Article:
5. Joe Biden’s administration inherited its “Middle East staff” almost entirely from Barack Obama’s administration. It is known that the Obama administration adopted new “understandings” in its dealings with Middle Eastern issues... from Iran to Israel, passing through political Islam and other economic, political and security core issues. These “understandings” have accompanied the development of the Russian and Chinese challenges in the region, as well as Tehran’s acceleration of its occupations throughout the region, and the increasing and somewhat confused Turkish presence.

In the end, we must be convinced then, that continuing to bet on “friendships” that do not exist is a policy that lacks realism and pragmatism. Sooner or later, options and alternatives must be evaluated, if there is a need or possibility to do so. In this context, we can look at two recently published reviews about the Biden administration’s Middle Eastern policies.

The first was a report by the Brookings Institute, written by an academic researcher and an intelligence expert who represented a completely hostile view of the Gulf position, and considered the Houthis a “victim of foreign aggression” against Yemen that Washington must oppose and reject. They end their biased reading with an alleged “comparison” of the Yemeni and Afghan situations, claiming that “the Yemeni situation is similar to the Afghan one.” Although the Taliban, like the Houthis, are permanent violators of human rights, they are – the report claims – fighting against an invading foreign power. Hence, the two authors urge President Biden to adopt the same withdrawal approach that he did in Afghanistan, ignoring the Iranian expansionist push (sectarian, military, terrorist and narcotics) at the levels of the Gulf, the Levant, and the Red Sea.

The second reading was a report by Stephen Cook published in Foreign Policy. It came across as a critical, but objective – and less hostile – analysis of the motivations of the Biden administration’s handling of regional files in the Middle East.

In his analysis, Cook chose the term “relentless pragmatism” to describe Biden’s strategy in the region. He stressed that the administration has a strategy in the Middle East, but it is “relentless” in its pragmatism, especially in Syria and Yemen.

Regarding Syria, Cook suggested that Biden concluded that “reducing tension” is the best way to serve the American strategic goals, out of “a tacit conviction that Bashar al-Assad has won and that nothing can be done.” He then adds that Biden’s strategy, in its “relentless pragmatism,” now links Washington’s interests to “fighting terrorism, preventing the proliferation of weapons, ensuring Israel’s security... and promoting human rights by ensuring access to relief!”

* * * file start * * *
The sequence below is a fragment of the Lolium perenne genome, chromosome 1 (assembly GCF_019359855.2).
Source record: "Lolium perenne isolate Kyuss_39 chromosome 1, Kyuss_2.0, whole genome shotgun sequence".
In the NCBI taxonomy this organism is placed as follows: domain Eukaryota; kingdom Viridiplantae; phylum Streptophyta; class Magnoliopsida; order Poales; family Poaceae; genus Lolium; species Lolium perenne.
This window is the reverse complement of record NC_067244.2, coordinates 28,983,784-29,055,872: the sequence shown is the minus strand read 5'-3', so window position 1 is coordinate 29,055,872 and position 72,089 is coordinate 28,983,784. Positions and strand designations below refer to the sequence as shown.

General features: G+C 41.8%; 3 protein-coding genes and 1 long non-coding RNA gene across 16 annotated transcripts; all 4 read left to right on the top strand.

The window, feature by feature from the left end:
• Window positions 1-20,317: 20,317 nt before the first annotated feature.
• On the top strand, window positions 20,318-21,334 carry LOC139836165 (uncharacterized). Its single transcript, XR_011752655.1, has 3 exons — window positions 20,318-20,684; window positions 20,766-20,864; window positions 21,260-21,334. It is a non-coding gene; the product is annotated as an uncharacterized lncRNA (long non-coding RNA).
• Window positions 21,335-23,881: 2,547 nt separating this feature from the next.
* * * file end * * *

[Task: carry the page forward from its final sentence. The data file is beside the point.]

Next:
As for Yemen, Cook presents the Biden administration’s calculations and justifications, and the ambiguous talk about defining what does and does not constitute “legitimate defense”. He then addresses the future of stability in the Arabian Peninsula, and the strategic threat to navigation in the Bab al-Mandab strait and the Red Sea if the Houthis were to succeed, especially given their ties with Iran. He concludes by saying that there is “neither enlightenment nor heroism” in this Biden strategy “because, for the most part, foreign policy involves making morally questionable decisions.”

This bleak picture coming from Washington sheds light on the reality of the nuclear negotiations with Iran... eschewing the truth and presenting us with illusions and myths as real and moral facts and policies.

This article was originally published in, and translated from, pan-Arab daily Asharq al-Awsat.

Read more:

What does Saudi Arabia want from Yemen?

The dispute over Yemen

The Houthi militia on a hot plate

Disclaimer: Views expressed by writers in this section are their own and do not reflect Al Arabiya English's point-of-view.
Top Content Trending